Gambling: Operating Licences

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London betting and gaming lawyers for gambling operating licences

Remote Gambling

Whether operators are to provide gambling facilities to British consumers (B2C) or if gambling facilities are to be provided in a situation where there is no direct relationship with the end-user (B2B), a Remote Operating Licence (B2C) or Game Host Licence (B2B) must be obtained from the Gambling Commission. A game host licence can only be obtained by the holder of or applicant for a remote gambling software licence.

  • Casino (including slots and poker)
  • Bingo
  • Betting
  • Lotteries

Applications can be made for more than one sector and a combined licence issued. It is a condition of B2C Remote Operating Licences, that gambling software is sourced from a Gambling Commission licensed software provider. An operating licence applicant must therefore ensure its supplier is duly licensed.

Additionally, where it is intended to locate at least one piece of remote gambling equipment in Great Britain, it is necessary to obtain a remote operating licence from the Gambling Commission, regardless of whether the facilities for gambling are to be used in Great Britain.

Under the Gambling Act 2005, the Gambling Commission is required to have regard to the licensing objectives when considering applications for all gambling operating licences, in order to decide the suitability of the applicant to carry out the activities.

The Licensing Objectives are:

(a) preventing gambling from being a source of crime or disorder, being associated with crime or disorder or being used to support crime,

(b) ensuring that gambling is conducted in a fair and open way, and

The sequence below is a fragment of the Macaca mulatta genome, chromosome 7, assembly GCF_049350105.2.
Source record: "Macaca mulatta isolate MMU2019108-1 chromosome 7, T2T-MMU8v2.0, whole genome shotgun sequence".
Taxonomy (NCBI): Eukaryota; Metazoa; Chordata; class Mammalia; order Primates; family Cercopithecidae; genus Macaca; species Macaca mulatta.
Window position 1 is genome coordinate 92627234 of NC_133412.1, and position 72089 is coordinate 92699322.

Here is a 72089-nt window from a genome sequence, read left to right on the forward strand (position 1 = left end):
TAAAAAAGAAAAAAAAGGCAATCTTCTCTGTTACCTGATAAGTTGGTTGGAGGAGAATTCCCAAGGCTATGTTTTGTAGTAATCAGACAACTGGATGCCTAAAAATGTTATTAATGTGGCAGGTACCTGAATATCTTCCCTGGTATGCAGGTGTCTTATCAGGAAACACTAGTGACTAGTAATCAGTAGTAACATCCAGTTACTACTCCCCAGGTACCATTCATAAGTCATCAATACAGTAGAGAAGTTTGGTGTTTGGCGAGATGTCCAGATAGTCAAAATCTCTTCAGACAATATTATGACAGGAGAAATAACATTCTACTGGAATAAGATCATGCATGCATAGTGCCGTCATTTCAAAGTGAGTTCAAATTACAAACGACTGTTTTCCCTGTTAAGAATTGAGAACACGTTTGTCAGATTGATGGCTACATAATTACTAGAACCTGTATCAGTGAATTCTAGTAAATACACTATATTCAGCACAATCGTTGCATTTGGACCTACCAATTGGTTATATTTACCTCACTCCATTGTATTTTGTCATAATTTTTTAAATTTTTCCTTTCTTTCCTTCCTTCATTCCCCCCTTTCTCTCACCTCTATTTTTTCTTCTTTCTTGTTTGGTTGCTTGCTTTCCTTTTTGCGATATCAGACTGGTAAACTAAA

(c) protecting children and other vulnerable persons from being harmed or exploited by gambling.

The assessment is broken down into distinct areas:

(a) The integrity of the applicant or of a person relevant to the application

(b) The Competence of the applicant or of a person relevant to the application to carry on the licensed activities in a manner consistent with pursuit of the licensing objectives;

(c) The financial and other circumstances of the applicant or of a person relevant to the application (and, in particular, the resources likely to be available for the purpose of carrying on the licensed activities).

Applications must be made online and require full details of the following:

  • Ownership structure of the applicant company.
  • Group structure of all companies under common ownership.
  • The management structure of the applicant company.
  • A financial declaration from anyone who holds 10% or more equity in the applicant company.
  • Details of anyone who holds 3% or more equity in the applicant company.
  • A detailed business plan including financial projections (in the case of a new company) or audited accounts for an existing operation.
  • Copies of all licences held by the applicant and group companies.
  • Policy documentation demonstrating how the applicant and management team will comply with the Commission’s Licence Conditions and Codes of Practice (known as LCCP), the 2005 Gambling Act and related consumer protection legislation, including GDPR and advertising codes.

In addition, an Anti Money Laundering ("AML") risk assessment must be undertaken and produced. The risk assessment is then used to produce policies and controls to mitigate those risks. The risk assessment and a review of the AML policy must be updated annually. All other policy documents must be kept under constant review to reflect the regular updates to LCCP.

If a licence is granted but the operation is not launched within 18 months, the Commission will call for evidence that the licence is still required. If it is not satisfied that the licence is needed then it will either request that the operator surrenders it or begin a Section 116 review, in order to revoke the licence.

Non-Remote Gambling

Like with remote gambling, the Gambling Act authorises the Gambling Commission to grant operating licences to non-remote gambling operators, by sector. However, when applying for a licence, the applicant must identify one or more premises where gambling activity will take place. Similar supporting documentation to that required by remote operators, including an AML risk assessment, is submitted with the application.

Once an Operating Licence has been applied for application can be made for the requisite gambling premises licence to the Licensing Authority in whose area the premises are situated. For more information on land based gambling